Saturday, February 25, 2012
"I Know Not," by James Daniel Ross: A Book Review
Surprise! I have another book review for you!
Since finishing Second Sight (G. Hamerton), I've marched through a few more Kindle samples, looking for (and finding) a few worthwhile books -- most notably Homeland (R.A. Salvatore), The Revisionists (Thomas Mullen) and Nation (Terry Pratchett). I added them to my List of Books To Buy When the Price is Right, and moved forward.
One book sample that I randomly selected hooked me so hard and swift, I bought the full book (only $3!) and devoured it in less than a day. This is the book I review for you today -- a fantasy book I'm sure you've never heard of, by an author who is at once incredibly talented and careless...
I Know Not, by James Daniel Ross
This is how I Know Not, by James Daniel Ross, begins.
Now, before you dismiss the tale outright because it employs one of the oldest tropes in literature (Amnesia? Seriously?) keep this in mind: sometimes it's acceptable to use a tired trope IF it is done really REALLY well. And in this case, Ross employs it to incredible effect.
The story is told in first person perspective, from the POV of this nameless warrior. He knows things instinctively that reveal to him the type of person he is (as far as his skill set), without knowing the full truth of who he actually is. He has no idea if he is a hero or a villain, or which side of the battle he was fighting for. As he escapes and heads out into the realm, seeking first to survive, and then to find a healer to help patch him up, he wages an internal war, as impulses to embrace extreme violent tendencies threaten to overwhelm his desire to help, to do right.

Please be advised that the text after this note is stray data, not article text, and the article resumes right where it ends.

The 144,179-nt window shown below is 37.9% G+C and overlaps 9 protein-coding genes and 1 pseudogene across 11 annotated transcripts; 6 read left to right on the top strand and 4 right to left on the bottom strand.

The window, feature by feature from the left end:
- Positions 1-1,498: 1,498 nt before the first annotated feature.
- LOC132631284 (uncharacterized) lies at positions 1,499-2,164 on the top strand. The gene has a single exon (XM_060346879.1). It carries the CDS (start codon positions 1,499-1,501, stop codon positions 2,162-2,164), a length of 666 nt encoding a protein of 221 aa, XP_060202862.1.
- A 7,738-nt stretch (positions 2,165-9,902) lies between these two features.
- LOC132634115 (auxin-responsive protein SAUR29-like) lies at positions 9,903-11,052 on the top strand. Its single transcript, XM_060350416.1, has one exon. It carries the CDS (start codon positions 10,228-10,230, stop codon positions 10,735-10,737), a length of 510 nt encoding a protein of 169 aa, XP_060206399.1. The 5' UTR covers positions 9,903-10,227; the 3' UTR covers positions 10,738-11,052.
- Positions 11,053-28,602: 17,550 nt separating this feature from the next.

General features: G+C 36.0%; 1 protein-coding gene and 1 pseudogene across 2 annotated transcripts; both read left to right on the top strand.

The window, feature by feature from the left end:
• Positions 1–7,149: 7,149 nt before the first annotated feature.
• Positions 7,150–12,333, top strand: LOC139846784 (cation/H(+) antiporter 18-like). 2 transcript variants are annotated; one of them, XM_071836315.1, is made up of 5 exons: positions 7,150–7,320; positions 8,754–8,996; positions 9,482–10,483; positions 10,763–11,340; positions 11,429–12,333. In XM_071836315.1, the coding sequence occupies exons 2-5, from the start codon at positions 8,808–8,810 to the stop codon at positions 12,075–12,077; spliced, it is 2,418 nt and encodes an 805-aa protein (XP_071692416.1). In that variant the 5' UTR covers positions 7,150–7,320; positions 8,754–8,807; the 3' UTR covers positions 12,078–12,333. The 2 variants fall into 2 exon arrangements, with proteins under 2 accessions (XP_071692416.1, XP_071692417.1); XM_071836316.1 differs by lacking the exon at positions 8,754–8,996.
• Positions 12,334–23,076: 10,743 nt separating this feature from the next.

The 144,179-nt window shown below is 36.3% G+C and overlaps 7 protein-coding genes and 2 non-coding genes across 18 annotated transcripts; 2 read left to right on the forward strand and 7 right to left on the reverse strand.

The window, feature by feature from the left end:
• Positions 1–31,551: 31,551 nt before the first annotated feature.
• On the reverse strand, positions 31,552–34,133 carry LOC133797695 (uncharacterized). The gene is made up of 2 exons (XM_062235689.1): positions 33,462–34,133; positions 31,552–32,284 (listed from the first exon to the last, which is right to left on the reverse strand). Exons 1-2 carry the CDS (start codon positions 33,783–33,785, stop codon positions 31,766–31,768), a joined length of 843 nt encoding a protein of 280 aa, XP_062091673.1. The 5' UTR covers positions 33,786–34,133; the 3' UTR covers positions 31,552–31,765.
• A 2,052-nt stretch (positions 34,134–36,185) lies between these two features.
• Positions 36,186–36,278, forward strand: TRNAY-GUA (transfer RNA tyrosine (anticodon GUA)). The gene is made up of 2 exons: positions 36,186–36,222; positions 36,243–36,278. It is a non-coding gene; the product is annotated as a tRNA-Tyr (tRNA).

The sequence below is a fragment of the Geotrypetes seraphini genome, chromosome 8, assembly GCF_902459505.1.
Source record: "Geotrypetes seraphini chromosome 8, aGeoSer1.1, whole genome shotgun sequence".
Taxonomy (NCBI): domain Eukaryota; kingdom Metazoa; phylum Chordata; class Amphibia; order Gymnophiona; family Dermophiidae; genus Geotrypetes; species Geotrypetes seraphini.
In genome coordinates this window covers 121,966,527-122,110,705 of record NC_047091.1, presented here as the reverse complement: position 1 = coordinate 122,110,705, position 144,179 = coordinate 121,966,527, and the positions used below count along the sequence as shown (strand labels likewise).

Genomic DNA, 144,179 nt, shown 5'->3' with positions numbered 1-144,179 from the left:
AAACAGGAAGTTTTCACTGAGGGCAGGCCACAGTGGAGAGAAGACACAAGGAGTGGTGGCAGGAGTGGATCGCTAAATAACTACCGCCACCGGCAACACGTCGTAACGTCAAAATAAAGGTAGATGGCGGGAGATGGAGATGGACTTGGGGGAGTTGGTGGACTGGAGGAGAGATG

A sequence of events sees him joining a small caravan to protect it as it heads for a capitol city, while he struggles to discover who he is -- all the while dreading what he might find out.
It is a remarkable character study, skillfully shoe-horned into a visceral, violent, tightly-scripted action story. It reminds me of what I love best about Joe Abercrombie - the action, the humor, the violence, the good "bad guys" and the bad "good guys"...
And yet, the Kindle version I bought was literally riddled with typos. I couldn't go two pages without catching something that even a moderately-skilled proof-reader should have flagged immediately. It speaks volumes to me about the author that he could so enthrall me, in spite of the grating formatting. That, plus the rather limp cover design, screams the kind of careless apathy of a person who is naturally gifted at many things, but doesn't care enough to polish up what he does before moving on to the next thing that he/she wants to do.
The story is extremely compelling, very well-told, with some flashes of truly incredible phrasing and laugh-out-loud dialog. I cannot stress strongly enough how surprised I was at this book. And yet, it screams out for a little more love and polish and professionalism. It could use a deft editor's hand as well. When a perfect descriptive phrase is used, it greatly enhances the reading experience... but when that same phrase is used a second, and third time, it detracts as much as it initially enhanced. Redundancies and typos -- how the author can offer something like this, which is at once so half-baked and brilliant, puzzles me to no end. It's almost like the reader has to contribute to the writing process, which is really unnecessary.
Summary: 4/5 I can't help but dock it a star for the formatting problems. Everything inside me wants to give this a 5/5 and tout its praises. For what it is, it's a terrific ride and an even better character study. If gritty, violent fantasy is your cup of tea, you will love this book. But be prepared to wade through lazy formatting. I am so glad that I read this book. Plus: it is a stand-alone tale -- no sequels to wait endlessly for!